Prime Minister Hun Sen warned Cambodia’s non-governmental organizations that they will be shut down if they fail to report their financial statements to the government, speaking at a meeting with workers in Kandal province on Saturday.
“I would like to send a message to friends and non-governmental organizations to let them know that the royal government’s stance is not to withdraw from the financial statements [requirement],” Hun Sen said “If you do not report, the government will take measures to dissolve those organizations.”
He said he had discussed with Interior Minister Sar Kheng the timeline for when NGOs that have failed to submit their financial statements will be dissolved.
“Do not say that Hun Sen has oppressed [you] before the elections,” he said. “You have bad political intentions if you establish a non-governmental organization to destroy the government. It can’t [work].”
The prime minister’s comments came just days after the Interior Ministry ordered the Centre for Peace & Conflict Studies, an NGO in Siem Reap, to cancel a planned conference. The ministry claimed the NGO’s meeting, focused on “current humanitarian efforts,” would violate the ASEAN Charter.
Cambodia’s Law on Associations and Non-Governmental Organizations (LANGO) requires foreign and domestic NGOs to submit documents related to financial donors as well as annual financial reports. LANGO passed in 2015, with human rights groups criticizing the law for restricting civil society activities and human rights defenders.
Prak Sam Oeun, director general at the Interior Ministry’s General Department of Administration, declined to comment for this story.
The Minister of Foreign Affairs and International Cooperation Prak Sokhonn, who oversees foreign NGOs, could not be reached for comment in time for publication.
CIVICUS, an international group advocating for civil society organizations, said in a statement that the organization was “extremely disturbed” by Hun Sen’s recent threats on NGOs.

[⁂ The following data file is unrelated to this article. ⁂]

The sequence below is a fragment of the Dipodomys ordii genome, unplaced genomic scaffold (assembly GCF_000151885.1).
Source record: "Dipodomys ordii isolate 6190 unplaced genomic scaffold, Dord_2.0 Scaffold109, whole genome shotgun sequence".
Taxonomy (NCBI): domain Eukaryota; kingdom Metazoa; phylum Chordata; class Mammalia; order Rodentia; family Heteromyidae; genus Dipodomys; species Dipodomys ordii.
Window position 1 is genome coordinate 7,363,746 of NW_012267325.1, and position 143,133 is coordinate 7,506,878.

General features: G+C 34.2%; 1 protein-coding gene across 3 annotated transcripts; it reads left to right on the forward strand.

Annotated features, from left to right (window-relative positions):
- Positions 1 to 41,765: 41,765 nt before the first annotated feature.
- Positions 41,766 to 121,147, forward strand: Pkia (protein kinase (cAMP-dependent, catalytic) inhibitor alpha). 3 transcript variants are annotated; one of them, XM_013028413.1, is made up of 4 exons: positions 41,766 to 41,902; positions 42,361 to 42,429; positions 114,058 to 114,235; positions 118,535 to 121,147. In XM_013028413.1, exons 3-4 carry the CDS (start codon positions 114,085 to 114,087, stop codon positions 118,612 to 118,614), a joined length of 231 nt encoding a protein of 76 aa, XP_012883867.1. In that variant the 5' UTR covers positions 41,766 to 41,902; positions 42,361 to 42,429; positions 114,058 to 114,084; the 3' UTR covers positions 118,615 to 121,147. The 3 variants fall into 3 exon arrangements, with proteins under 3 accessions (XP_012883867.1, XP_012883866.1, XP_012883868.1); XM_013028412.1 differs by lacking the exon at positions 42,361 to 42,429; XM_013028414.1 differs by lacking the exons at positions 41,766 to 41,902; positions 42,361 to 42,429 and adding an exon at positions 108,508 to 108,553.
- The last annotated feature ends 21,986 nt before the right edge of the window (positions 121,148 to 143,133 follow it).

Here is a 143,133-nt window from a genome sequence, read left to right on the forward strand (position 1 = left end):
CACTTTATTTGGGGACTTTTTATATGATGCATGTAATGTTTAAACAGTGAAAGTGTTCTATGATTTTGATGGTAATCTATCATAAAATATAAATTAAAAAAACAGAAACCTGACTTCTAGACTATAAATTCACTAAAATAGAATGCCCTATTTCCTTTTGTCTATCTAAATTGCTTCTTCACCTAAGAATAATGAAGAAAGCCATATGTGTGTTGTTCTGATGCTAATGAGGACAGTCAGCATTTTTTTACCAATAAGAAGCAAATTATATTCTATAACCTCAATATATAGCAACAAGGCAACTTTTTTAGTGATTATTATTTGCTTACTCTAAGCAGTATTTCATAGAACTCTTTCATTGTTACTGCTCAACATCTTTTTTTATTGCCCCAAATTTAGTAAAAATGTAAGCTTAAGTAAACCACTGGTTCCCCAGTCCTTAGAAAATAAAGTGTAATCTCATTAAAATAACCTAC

“Human rights groups had warned from the start that the LANGO empowers the authorities to shut down organizations or deny them registration based on vaguely, undefined, and broadly formulated concepts,” CIVICUS Asia Pacific Researcher Josef Benedict said in an email.
“We are clearly seeing how the law is now being politically used ahead of elections to create a chilling environment for NGO and activists,” he said.
In February, CIVICUS added Cambodia to its watchlist for its “rapid decline in civic freedoms,” and the organization currently classifies the country as “repressed.”
The Interior Ministry’s Secretary of State Bun Honn said that LANGO doesn’t restrict NGOs as critics have claimed, and that filing the financial reports is not complicated.
“They just raise [the issue] that we have restricted them. It’s not a restriction unless we are not allowing them to do anything,” Honn said. “Only civil organizations that have carried out their work under a political agenda have a problem.”
Soeng Senkaruna, a senior investigator at the Cambodian human rights NGO ADHOC, said that organizations who have registered with the Interior Ministry regularly report their financial statements to comply with LANGO. He declined to comment further on the prime minister’s recent statements.
Am Sam Ath, operations director at the NGO LICADHO, said he thinks Hun Sen’s speech will result in NGOs pushing again for the passage of amendments to LANGO, something civil society advocates have urged the government to do for years.
He also echoed Senkaruna, saying he was not surprised by Hun Sen’s comments because submitting financial reports is a known requirement by his organization.
“For LICADHO, as an organization, we do not avoid sending reports of [financial statements],” he said.
But, he noted that NGOs like LICADHO are dealing with restrictions from the government.
“They [authorities] have monitored the activity of [non-governmental] organizations, and there are some restrictions for assembly and training,” he said.
Additional reporting by Leila Goldstein.